You can work anywhere in the world. Give an example of something that keeps you in Ann Arbor and how we can use it to retain and attract more high-level talent?
I am still in Ann Arbor is my wife and family. I have a 5-year-old who just started kindergarten this fall. I have a brand new baby girl that I am hoping to raise here. It took me some time to figure out that Ann Arbor is a good place to settle down. I don't think we play that up enough.
The Michigan legislature is debating angel investor legislation that promises an income-tax credit equal to 25 percent of an investment, which proponents say could really energize the local entrepreneurial community. Do you believe the hype?
It's helpful. There are a lot of individuals who could be angels in Ann Arbor, a lot. The bigger problem we have is there is no culture around it. The first thing that happens after you successfully exit a company in Silicon Valley is you find ways to make more money that keep you involved in the community. I can't tell you how many successful entrepreneurs I have met here who don't roll back in. You have to pay it forward because that is the only way we can build a real entrepreneurial community.
You have said that we teach the wrong way to raise seed funding by focusing too much on an in-depth business plan and not enough on making connections. Does that mean the personality of an elevator pitch is more important than the nuts and bolts of a business plan?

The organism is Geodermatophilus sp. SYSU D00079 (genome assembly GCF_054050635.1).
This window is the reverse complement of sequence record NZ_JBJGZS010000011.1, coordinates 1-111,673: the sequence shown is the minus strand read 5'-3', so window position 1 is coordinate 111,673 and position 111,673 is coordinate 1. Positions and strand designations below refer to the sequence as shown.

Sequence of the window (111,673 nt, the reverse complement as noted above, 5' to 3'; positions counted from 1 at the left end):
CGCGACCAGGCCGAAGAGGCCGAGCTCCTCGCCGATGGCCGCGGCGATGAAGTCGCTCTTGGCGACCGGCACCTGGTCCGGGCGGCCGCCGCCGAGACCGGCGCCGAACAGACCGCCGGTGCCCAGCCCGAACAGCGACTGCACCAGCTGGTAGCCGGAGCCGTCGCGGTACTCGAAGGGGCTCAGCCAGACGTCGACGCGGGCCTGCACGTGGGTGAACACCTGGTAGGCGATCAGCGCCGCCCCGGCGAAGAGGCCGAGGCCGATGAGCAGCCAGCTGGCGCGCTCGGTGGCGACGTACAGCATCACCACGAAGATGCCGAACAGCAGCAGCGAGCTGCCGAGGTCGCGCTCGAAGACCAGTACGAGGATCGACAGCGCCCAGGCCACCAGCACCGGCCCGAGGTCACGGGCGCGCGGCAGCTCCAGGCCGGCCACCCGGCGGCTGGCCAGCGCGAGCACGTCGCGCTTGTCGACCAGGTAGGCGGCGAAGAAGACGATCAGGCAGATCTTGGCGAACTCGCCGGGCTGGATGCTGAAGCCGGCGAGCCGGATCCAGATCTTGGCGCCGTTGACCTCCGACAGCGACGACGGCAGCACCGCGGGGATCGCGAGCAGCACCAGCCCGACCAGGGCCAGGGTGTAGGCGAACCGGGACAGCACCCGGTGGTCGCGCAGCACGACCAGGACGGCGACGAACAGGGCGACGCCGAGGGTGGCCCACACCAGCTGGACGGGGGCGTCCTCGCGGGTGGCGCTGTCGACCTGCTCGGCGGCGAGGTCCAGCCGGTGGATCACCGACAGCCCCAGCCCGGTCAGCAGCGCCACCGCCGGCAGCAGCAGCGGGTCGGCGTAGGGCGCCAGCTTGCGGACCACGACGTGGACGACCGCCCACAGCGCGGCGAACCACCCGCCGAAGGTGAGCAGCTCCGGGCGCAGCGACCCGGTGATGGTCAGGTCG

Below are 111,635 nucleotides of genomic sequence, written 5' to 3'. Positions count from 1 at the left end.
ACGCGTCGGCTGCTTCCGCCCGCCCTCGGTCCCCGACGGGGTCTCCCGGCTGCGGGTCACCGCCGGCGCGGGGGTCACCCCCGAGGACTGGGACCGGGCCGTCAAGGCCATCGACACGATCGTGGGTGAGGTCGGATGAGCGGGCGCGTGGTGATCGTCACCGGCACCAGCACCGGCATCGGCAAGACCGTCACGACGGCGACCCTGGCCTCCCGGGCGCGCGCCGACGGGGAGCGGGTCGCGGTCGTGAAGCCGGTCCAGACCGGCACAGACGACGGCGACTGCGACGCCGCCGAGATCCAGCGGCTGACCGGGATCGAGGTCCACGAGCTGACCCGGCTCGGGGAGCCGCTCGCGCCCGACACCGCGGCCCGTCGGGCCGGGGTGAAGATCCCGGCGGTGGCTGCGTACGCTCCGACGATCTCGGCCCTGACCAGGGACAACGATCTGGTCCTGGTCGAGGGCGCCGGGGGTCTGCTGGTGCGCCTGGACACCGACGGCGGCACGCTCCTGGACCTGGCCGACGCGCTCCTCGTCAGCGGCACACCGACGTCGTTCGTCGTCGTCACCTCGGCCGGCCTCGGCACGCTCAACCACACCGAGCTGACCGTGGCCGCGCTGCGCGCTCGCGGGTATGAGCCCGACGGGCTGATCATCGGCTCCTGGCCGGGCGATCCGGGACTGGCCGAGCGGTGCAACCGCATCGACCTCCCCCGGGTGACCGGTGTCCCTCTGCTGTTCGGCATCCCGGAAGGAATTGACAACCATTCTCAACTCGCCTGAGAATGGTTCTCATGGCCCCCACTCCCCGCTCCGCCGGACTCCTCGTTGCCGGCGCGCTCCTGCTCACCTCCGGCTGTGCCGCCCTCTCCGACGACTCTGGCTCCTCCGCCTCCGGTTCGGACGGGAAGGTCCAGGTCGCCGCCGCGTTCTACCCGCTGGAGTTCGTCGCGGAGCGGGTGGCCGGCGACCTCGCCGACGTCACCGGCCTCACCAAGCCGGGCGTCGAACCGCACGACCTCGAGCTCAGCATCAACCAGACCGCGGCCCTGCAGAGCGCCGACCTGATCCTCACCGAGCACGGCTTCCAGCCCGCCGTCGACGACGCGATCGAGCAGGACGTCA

I can't tell you how many companies I have seen start off spending months writing a 30-page business plan before they build anything or talk to their first customer. Reality doesn't exist within the walls of the office. You need to go out there and meet folks and figure out what you should be doing. In an early stage start-up the only things you should be doing are either building or selling.
Doesn't writing out all of that detail help an entrepreneur master his vision for the company and enable him to give a better elevator pitch?
It's probably useful to somebody somewhere, but it's a lot more useful to just go and do it. Talk to some customers. Figure out the business model and pricing. See how customers react. See what kind of value they place on whatever you are proposing to build, and just build it and sell it.
You have raised a lot of venture capital for your start-ups. Which is more important, the amount of seed capital or the quality of the resources that come with it, such as an angel investor's Rolodex?
Very few investors are value added. Money is money. There are very few that do much for you after they have wired the money to your account.
It's funny you say that because all of the angel investors I have spoken to say it's more about the value they add than the money they give.
I am glad people think that way and try to be that way. However, that's not the typical experience for folks.